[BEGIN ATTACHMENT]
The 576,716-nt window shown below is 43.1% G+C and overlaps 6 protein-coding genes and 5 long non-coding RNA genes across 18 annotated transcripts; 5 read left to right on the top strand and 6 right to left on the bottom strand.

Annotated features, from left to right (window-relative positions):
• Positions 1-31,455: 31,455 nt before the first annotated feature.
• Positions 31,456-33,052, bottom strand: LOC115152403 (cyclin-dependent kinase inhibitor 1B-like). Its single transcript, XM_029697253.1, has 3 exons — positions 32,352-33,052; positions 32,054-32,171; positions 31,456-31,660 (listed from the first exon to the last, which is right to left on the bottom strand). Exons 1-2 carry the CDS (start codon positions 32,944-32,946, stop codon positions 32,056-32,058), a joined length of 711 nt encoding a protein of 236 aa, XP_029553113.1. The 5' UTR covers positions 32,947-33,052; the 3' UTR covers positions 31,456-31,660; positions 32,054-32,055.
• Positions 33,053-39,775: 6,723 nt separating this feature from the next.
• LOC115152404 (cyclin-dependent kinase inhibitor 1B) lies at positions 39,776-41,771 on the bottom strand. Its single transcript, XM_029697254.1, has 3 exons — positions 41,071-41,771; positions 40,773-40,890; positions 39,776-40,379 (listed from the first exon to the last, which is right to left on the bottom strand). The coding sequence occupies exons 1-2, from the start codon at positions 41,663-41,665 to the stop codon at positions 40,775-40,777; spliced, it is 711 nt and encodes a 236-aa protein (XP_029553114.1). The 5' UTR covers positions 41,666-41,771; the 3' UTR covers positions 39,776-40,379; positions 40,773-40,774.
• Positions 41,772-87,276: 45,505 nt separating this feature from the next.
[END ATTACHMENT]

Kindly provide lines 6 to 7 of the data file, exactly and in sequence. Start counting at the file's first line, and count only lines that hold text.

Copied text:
• LOC115152404 (cyclin-dependent kinase inhibitor 1B) lies at positions 39,776-41,771 on the bottom strand. Its single transcript, XM_029697254.1, has 3 exons — positions 41,071-41,771; positions 40,773-40,890; positions 39,776-40,379 (listed from the first exon to the last, which is right to left on the bottom strand). The coding sequence occupies exons 1-2, from the start codon at positions 41,663-41,665 to the stop codon at positions 40,775-40,777; spliced, it is 711 nt and encodes a 236-aa protein (XP_029553114.1). The 5' UTR covers positions 41,666-41,771; the 3' UTR covers positions 39,776-40,379; positions 40,773-40,774.
• Positions 41,772-87,276: 45,505 nt separating this feature from the next.